For Lazenby, it seemed evident that an establishment assassin was so against the spirit of the times that there could be no future in the role. “Bond is a brute[. . .]I’ve already put him behind me. I will never play him again. Peace – that’s the message now, ”he said at the end of 1969. He had been offered a seven-film contract with a million-dollar signing fee, but chose instead to walk away. With hindsight, and with children to raise and little income in the 1970s, he came to recognize that he had made a bad choice. But no one can make decisions with hindsight, and by the logic of 1969 the counterculture had won – Bond’s establishment was over.

The key factor here was deference. During the 1950s, it was still expected that working people would be deferential to members of the establishment. This was an aspect of England that other countries mocked, as if English people had some form of forelock-tugging gene. To the upper classes, it all seemed right and proper – a mark of deserved respect, rather than an act of fear or self-preservation. The scene on the train in A Hard Day’s Night where the Beatles were not deferential to Richard Vernon’s establishment gentleman captured the moment that, after many centuries, this practice ended. To the post-war youth, aristocrats weren’t impressive or ‘better’. They were ridiculous, because they believed in the delusion of their superiority. This end of deference in the 1960s paved the way for comedy troupes in the 1970s like Monty Python to endlessly mock the ‘upper-class twits’. Deference towards the upper classes had long been a significant social tool for maintaining and policing the status quo. Once that ended, the establishment were in trouble – or so it seemed at the time. In this context, it made sense that Lazenby would walk away from Bond in the belief that the establishment was over. The Beatles, it seemed, had won. But as unthinkable as it would have been to George Lazenby when he grew his wild, wavy locks and turned down wealth and fame, it was not James Bond that was about to die. It was the Beatles.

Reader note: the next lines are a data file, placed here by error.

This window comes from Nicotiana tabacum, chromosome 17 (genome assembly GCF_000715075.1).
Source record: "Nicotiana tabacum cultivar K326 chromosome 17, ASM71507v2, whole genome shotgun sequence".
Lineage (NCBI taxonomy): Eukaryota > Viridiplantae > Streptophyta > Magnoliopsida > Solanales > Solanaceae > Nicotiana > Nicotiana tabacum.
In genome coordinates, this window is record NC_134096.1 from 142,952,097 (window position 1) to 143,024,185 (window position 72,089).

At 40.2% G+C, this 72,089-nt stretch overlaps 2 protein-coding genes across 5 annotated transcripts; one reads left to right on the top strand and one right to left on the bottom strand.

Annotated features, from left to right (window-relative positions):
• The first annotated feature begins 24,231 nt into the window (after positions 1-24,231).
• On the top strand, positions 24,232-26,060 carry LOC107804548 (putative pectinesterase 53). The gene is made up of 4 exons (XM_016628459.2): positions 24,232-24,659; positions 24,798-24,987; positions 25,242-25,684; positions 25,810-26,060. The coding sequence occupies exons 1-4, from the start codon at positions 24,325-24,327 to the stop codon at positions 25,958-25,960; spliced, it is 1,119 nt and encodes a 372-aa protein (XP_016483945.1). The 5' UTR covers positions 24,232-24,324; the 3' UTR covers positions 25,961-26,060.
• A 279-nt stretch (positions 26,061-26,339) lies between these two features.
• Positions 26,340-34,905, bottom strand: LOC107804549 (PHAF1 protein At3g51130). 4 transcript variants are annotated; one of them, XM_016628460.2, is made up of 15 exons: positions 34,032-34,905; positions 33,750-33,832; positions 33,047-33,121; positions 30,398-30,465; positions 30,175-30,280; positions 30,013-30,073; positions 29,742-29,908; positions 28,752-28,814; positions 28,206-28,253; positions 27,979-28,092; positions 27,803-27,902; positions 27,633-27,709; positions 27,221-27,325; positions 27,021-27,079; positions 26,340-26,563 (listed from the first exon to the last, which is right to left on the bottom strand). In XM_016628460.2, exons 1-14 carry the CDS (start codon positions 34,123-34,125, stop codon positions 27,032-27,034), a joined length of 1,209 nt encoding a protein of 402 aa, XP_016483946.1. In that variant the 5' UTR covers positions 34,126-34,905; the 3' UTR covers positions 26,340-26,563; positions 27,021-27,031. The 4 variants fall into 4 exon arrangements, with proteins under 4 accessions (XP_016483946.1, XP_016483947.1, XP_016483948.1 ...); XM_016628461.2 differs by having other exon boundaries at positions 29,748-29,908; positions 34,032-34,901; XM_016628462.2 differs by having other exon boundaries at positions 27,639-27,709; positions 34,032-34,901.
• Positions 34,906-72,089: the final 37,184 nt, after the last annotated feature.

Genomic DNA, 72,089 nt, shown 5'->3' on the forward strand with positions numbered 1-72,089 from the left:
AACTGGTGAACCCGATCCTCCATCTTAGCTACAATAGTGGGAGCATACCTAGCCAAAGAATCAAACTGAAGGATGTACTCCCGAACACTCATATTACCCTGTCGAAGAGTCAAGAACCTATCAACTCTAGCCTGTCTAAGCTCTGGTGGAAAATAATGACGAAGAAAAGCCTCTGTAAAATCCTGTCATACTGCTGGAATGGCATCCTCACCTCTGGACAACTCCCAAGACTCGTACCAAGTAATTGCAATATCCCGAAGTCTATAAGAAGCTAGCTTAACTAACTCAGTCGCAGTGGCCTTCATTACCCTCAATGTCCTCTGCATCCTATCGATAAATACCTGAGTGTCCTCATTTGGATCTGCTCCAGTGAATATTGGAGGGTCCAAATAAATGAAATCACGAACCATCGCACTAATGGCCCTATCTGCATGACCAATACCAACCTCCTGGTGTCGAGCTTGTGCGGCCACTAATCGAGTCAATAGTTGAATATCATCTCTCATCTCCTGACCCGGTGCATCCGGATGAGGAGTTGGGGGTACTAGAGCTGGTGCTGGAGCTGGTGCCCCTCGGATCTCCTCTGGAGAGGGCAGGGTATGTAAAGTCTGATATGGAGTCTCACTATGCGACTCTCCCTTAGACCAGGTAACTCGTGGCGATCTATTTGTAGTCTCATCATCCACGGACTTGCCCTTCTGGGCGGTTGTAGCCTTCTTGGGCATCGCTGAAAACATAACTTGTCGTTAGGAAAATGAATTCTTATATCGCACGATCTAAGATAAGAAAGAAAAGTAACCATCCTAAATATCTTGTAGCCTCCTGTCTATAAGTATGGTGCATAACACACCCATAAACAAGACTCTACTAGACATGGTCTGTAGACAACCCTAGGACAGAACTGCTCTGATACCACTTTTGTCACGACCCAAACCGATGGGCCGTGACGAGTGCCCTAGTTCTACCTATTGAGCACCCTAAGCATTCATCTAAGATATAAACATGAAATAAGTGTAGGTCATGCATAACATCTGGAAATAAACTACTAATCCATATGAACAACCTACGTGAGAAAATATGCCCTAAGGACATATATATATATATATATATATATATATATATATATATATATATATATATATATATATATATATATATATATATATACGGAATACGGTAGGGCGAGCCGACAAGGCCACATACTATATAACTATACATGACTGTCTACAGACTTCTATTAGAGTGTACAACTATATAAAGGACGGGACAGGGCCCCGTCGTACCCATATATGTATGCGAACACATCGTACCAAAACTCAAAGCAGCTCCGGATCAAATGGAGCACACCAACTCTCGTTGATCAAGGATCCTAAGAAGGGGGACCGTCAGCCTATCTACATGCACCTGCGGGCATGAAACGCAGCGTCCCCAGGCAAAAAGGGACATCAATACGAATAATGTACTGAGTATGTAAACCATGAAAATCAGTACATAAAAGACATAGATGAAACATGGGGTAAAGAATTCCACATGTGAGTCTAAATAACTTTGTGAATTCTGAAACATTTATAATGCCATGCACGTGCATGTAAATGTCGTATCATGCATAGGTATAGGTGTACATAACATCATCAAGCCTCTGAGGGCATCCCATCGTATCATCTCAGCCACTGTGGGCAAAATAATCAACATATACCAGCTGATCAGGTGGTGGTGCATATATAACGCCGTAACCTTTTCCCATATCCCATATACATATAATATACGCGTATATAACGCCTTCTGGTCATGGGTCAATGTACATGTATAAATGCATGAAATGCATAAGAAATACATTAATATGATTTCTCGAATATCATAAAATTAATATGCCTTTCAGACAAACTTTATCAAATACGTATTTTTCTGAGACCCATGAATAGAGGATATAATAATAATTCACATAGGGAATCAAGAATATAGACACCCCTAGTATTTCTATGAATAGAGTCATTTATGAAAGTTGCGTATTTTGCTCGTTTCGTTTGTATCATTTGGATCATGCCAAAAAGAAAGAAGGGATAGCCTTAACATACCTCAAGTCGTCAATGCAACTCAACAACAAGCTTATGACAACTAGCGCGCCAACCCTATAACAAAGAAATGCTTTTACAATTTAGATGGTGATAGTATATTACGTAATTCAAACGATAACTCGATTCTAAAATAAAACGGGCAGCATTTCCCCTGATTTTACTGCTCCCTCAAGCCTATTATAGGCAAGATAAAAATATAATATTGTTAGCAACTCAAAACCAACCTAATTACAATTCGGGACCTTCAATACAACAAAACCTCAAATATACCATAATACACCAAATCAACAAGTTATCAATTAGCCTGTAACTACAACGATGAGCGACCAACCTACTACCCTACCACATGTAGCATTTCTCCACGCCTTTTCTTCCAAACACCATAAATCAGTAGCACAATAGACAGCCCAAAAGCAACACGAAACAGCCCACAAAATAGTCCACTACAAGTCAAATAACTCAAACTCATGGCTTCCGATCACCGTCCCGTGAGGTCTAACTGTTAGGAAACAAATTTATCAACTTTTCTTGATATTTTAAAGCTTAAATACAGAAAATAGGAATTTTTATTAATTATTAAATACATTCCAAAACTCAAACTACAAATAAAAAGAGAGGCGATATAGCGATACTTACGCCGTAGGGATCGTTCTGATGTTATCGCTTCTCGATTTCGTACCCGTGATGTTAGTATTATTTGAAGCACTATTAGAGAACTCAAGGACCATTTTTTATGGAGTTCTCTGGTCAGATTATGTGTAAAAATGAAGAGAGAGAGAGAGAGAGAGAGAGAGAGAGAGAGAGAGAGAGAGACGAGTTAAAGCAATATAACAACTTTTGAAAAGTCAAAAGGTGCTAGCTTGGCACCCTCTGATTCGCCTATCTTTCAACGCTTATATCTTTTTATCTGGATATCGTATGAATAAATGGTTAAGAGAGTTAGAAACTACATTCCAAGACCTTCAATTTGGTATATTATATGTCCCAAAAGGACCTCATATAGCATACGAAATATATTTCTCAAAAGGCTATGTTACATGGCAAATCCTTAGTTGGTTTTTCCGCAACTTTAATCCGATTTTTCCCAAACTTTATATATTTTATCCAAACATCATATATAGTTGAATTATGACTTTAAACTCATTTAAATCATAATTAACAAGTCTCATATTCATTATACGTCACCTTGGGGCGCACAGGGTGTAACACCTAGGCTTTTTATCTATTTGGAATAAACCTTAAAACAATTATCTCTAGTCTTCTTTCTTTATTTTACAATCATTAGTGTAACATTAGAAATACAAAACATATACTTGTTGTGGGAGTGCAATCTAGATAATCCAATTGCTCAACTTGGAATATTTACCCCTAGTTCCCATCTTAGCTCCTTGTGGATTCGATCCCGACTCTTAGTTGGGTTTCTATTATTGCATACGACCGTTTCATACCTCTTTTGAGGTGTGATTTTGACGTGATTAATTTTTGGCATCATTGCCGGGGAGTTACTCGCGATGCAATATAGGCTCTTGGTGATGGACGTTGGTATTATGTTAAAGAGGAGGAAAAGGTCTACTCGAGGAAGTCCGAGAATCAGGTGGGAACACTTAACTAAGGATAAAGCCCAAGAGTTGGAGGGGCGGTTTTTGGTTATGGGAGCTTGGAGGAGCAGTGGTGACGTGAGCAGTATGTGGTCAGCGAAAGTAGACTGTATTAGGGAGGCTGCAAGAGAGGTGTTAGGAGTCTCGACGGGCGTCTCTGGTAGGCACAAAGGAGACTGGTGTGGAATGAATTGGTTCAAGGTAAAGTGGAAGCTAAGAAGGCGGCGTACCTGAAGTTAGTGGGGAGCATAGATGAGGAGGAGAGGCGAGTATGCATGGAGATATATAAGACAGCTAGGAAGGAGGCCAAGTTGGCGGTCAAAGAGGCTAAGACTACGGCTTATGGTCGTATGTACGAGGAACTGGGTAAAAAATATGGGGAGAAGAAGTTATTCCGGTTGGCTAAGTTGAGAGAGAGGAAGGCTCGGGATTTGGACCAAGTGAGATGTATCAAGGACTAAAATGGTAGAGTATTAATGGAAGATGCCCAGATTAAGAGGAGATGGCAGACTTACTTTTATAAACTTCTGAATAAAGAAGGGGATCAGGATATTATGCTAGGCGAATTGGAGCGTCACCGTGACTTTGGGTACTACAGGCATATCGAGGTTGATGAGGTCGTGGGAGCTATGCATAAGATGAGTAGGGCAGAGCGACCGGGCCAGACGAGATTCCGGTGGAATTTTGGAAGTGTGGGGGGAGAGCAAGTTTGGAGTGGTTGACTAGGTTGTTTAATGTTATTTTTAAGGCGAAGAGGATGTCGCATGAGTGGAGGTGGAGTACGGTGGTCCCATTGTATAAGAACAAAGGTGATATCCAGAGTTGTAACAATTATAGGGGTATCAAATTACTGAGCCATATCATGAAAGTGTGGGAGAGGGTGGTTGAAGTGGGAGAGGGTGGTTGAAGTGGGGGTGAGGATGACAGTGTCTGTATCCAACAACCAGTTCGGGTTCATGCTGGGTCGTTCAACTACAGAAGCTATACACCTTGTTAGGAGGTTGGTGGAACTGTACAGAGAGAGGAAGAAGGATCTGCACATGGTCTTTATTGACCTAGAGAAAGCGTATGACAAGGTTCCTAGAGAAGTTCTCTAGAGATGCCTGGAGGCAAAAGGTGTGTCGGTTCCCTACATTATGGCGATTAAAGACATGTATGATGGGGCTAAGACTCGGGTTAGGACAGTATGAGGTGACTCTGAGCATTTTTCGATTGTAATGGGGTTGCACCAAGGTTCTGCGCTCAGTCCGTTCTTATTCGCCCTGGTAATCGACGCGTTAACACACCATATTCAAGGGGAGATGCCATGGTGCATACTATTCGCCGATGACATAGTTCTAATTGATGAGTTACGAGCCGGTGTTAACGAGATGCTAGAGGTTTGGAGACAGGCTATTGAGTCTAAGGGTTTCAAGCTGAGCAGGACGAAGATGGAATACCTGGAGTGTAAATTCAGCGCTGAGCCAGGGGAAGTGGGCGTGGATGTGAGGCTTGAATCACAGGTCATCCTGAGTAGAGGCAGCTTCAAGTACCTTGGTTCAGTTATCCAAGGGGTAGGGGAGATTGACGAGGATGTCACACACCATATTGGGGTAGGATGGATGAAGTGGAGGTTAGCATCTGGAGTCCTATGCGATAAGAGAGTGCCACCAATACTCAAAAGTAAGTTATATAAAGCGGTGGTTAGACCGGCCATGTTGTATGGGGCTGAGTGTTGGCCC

Love & Let Die – Bond, The Beatles and the British Psyche by John Higgs is out now, published by Weidenfeld & Nicholson. For more information, go here